Learn More
The potential for inhibitors of nuclear factor-kappaB (NF-kappaB) activation to act as inhibitors of muscle protein degradation in cancer cachexia has been evaluated both in vitro and in vivo. Activation of NF-kappaB is important in the induction of proteasome expression and protein degradation by the tumour factor, proteolysis-inducing factor (PIF), since(More)
Ca2+/calmodulin-dependent protein kinase II (CaMKII) plays critical roles in neurotransmission, synaptic plasticity, learning and memory. The aim of this study was to examine, by in situ hybridization, prefrontal cortical expression of CaMKII alpha mRNA in postmortem brains of unipolar, bipolar, schizophrenic, and control subjects. Compared to controls,(More)
Induction of lipolysis in murine white adipocytes, and stimulation of adenylate cyclase in adipocyte plasma membranes, by a tumour-produced lipid mobilizing factor, was attenuated by low concentrations (10(-7)--10(-5)M) of the specific beta3-adrenoceptor antagonist SR59230A. Lipid mobilizing factor (250 nM) produced comparable increases in intracellular(More)
Loss of adipose tissue in cancer cachexia in mice bearing the MAC16 tumour arises from an increased lipid mobilisation through increased expression of zinc-alpha2-glycoprotein (ZAG) in white (WAT) and brown (BAT) adipose tissue. Glucocorticoids have been suggested to increase ZAG expression, and this study examines their role in cachexia and the mechanisms(More)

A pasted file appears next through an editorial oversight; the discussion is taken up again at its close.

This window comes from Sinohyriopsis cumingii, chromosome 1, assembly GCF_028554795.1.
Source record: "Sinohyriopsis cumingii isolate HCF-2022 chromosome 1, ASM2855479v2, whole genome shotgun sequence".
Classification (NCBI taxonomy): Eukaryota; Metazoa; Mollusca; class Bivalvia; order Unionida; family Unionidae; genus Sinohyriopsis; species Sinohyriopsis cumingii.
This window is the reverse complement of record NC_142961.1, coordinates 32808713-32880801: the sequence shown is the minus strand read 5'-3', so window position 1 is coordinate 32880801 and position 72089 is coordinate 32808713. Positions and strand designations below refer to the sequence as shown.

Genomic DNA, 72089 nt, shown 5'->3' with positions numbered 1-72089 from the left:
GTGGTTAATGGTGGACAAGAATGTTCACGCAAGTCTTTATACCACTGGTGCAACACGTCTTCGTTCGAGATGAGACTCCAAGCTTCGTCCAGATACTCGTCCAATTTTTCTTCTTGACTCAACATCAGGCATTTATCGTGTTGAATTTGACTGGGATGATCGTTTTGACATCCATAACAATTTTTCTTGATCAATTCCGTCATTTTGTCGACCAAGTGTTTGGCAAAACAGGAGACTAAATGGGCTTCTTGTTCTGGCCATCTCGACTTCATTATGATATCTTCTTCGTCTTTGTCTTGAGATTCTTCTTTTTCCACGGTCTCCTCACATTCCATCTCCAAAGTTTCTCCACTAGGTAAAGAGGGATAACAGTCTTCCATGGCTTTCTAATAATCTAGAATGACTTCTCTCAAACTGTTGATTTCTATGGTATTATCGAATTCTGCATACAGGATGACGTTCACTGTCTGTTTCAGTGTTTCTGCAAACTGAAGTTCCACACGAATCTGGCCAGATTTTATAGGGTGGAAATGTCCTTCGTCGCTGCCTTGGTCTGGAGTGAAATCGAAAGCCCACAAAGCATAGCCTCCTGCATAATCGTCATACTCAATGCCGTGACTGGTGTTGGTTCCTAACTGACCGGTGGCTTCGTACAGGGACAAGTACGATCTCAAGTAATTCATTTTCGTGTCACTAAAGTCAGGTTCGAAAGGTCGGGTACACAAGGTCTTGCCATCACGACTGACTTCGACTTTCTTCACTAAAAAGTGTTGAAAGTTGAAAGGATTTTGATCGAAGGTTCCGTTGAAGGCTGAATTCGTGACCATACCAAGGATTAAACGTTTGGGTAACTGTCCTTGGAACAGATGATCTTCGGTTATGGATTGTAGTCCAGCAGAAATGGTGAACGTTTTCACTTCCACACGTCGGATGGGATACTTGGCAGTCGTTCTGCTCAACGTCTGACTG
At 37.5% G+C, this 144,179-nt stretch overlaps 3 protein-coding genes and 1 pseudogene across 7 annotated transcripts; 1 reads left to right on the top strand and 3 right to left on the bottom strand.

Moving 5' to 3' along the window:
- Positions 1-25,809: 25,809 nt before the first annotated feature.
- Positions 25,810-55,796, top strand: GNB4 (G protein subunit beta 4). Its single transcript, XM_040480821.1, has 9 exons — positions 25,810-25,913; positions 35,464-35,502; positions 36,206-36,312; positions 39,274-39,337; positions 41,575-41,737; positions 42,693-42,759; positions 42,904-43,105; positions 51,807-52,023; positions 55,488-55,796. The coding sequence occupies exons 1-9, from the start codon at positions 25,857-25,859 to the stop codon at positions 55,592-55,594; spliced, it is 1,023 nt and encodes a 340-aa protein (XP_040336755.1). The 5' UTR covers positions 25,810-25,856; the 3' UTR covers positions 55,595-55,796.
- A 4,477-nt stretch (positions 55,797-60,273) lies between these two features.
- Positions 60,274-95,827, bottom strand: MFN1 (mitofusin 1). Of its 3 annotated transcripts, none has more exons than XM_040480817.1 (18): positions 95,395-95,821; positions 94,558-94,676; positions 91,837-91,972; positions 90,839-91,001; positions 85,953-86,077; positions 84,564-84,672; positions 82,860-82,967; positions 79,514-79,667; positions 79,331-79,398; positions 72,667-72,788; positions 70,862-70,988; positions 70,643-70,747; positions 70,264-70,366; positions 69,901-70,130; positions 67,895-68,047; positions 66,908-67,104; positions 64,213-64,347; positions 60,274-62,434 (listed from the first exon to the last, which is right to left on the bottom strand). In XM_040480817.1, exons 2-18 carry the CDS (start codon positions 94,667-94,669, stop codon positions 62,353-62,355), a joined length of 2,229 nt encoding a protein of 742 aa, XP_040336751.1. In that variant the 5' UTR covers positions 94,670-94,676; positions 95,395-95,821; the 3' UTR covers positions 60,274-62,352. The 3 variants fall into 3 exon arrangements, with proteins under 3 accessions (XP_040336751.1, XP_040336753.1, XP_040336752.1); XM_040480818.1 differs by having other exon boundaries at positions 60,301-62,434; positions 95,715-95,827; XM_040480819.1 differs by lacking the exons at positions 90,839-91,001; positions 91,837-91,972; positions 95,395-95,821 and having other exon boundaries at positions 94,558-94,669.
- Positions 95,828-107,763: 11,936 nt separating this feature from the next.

Abnormal cortical and subcortical dopaminergic activities are among the most consistent neuropathological findings in schizophrenia. The molecular mechanisms remain unspecified. NGFI-B and Nurr1 are two closely related transcription factors involved in dopaminergic cell differentiation, maturation, and apoptosis. NGFI-B knockout mice show attenuated(More)
Abnormal prefrontal cortical activity, activation of the hypothalamic-pituitary-adrenal (HPA) axis, and deficits in slow-wave sleep (SWS) have been extensively reported in patients with affective disorders and schizophrenia, yet the underlying pathophysiological mechanisms have not been completely elucidated. Mineralocorticoid receptor (MR) and(More)
Ro15-4513 (ethyl-8-azido-5,6-dihydro-5methyl-6-oxo-4H-imidazo-[1,5-a]-1,4-benzodiazepine-3-carboxylate), a benzodiazepine partial inverse agonist of the GABA(A) receptor, is known to protect against alcohol toxicities. The present study was designed to determine the role of Ro15-4513 in preventing anticonvulsant, toxic, and lethal effects of carbamazepine(More)
The abnormalities of lipid metabolism observed in cancer cachexia may be induced by a lipid-mobilizing factor produced by adenocarcinomas. The specific molecules and metabolic pathways that mediate the actions of lipid-mobilizing factor are not known. The mitochondrial uncoupling proteins-1, -2 and -3 are suggested to play essential roles in energy(More)
The ability of angiotensin I (Ang I) and II (Ang II) to induce directly protein degradation in skeletal muscle has been studied in murine myotubes. Angiotensin I stimulated protein degradation with a parabolic dose-response curve and with a maximal effect between 0.05 and 0.1 microM. The effect was attenuated by coincubation with the angiotensin-converting(More)
Extensive loss of adipose tissue is a hallmark of cancer cachexia but the cellular and molecular basis remains unclear. This study has examined morphologic and molecular characteristics of white adipose tissue in mice bearing a cachexia-inducing tumour, MAC16. Adipose tissue from tumour-bearing mice contained shrunken adipocytes that were heterogeneous in(More)